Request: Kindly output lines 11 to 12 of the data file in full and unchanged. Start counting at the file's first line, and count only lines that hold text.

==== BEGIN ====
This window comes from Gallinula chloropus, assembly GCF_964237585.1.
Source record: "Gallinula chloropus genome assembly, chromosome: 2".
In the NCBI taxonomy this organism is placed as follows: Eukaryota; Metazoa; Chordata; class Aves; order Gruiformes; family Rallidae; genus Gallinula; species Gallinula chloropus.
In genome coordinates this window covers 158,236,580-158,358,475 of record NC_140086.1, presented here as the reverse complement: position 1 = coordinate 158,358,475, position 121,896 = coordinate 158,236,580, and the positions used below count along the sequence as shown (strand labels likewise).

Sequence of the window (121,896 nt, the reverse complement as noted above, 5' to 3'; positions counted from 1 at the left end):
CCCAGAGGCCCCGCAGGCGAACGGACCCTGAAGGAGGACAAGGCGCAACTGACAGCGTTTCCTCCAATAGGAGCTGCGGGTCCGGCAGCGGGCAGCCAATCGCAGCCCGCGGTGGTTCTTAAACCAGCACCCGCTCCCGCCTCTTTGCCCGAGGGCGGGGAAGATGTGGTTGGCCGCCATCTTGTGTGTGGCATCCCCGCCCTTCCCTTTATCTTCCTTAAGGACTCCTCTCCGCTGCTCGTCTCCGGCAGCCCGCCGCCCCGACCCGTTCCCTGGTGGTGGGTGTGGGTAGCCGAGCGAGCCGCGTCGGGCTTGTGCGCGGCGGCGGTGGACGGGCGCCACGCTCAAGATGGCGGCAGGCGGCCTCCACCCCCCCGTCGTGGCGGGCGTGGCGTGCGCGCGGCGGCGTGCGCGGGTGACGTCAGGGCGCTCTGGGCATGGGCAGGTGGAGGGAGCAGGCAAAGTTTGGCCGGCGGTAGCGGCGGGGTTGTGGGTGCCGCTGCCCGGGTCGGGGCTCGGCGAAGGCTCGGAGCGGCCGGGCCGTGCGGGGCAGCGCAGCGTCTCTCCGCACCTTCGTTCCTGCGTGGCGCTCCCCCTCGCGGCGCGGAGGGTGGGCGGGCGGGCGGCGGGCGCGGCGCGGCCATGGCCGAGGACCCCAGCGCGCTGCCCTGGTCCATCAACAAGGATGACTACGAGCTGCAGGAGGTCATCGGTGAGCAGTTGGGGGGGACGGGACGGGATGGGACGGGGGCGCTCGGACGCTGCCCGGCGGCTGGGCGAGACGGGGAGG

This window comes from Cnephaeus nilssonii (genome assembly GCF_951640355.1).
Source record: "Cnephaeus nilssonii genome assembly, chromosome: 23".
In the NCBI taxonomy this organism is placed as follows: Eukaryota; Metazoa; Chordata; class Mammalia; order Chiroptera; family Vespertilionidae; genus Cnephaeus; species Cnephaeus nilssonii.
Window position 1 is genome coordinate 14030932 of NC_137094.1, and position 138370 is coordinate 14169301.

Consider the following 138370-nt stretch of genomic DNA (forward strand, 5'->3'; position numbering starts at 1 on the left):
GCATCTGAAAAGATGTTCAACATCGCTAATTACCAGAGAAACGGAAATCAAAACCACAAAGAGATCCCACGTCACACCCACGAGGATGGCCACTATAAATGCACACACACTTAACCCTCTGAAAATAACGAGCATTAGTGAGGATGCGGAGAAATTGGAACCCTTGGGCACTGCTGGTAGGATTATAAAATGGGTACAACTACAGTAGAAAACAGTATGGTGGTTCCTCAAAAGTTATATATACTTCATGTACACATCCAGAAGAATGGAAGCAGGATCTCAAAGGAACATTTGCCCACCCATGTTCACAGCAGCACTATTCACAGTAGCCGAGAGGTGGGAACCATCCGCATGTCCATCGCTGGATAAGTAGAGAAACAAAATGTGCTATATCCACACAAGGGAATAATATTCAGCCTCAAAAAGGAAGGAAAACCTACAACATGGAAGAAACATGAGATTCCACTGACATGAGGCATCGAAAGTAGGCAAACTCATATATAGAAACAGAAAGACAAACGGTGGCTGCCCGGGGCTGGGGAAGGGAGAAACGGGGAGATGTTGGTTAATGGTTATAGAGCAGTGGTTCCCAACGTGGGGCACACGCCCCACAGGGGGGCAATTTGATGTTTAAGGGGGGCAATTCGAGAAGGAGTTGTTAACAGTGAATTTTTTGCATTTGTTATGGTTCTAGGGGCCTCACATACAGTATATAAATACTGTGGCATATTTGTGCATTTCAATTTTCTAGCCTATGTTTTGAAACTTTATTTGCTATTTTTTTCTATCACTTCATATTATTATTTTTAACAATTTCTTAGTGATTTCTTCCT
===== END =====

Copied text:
Consider the following 138370-nt stretch of genomic DNA (forward strand, 5'->3'; position numbering starts at 1 on the left):
GCATCTGAAAAGATGTTCAACATCGCTAATTACCAGAGAAACGGAAATCAAAACCACAAAGAGATCCCACGTCACACCCACGAGGATGGCCACTATAAATGCACACACACTTAACCCTCTGAAAATAACGAGCATTAGTGAGGATGCGGAGAAATTGGAACCCTTGGGCACTGCTGGTAGGATTATAAAATGGGTACAACTACAGTAGAAAACAGTATGGTGGTTCCTCAAAAGTTATATATACTTCATGTACACATCCAGAAGAATGGAAGCAGGATCTCAAAGGAACATTTGCCCACCCATGTTCACAGCAGCACTATTCACAGTAGCCGAGAGGTGGGAACCATCCGCATGTCCATCGCTGGATAAGTAGAGAAACAAAATGTGCTATATCCACACAAGGGAATAATATTCAGCCTCAAAAAGGAAGGAAAACCTACAACATGGAAGAAACATGAGATTCCACTGACATGAGGCATCGAAAGTAGGCAAACTCATATATAGAAACAGAAAGACAAACGGTGGCTGCCCGGGGCTGGGGAAGGGAGAAACGGGGAGATGTTGGTTAATGGTTATAGAGCAGTGGTTCCCAACGTGGGGCACACGCCCCACAGGGGGGCAATTTGATGTTTAAGGGGGGCAATTCGAGAAGGAGTTGTTAACAGTGAATTTTTTGCATTTGTTATGGTTCTAGGGGCCTCACATACAGTATATAAATACTGTGGCATATTTGTGCATTTCAATTTTCTAGCCTATGTTTTGAAACTTTATTTGCTATTTTTTTCTATCACTTCATATTATTATTTTTAACAATTTCTTAGTGATTTCTTCCT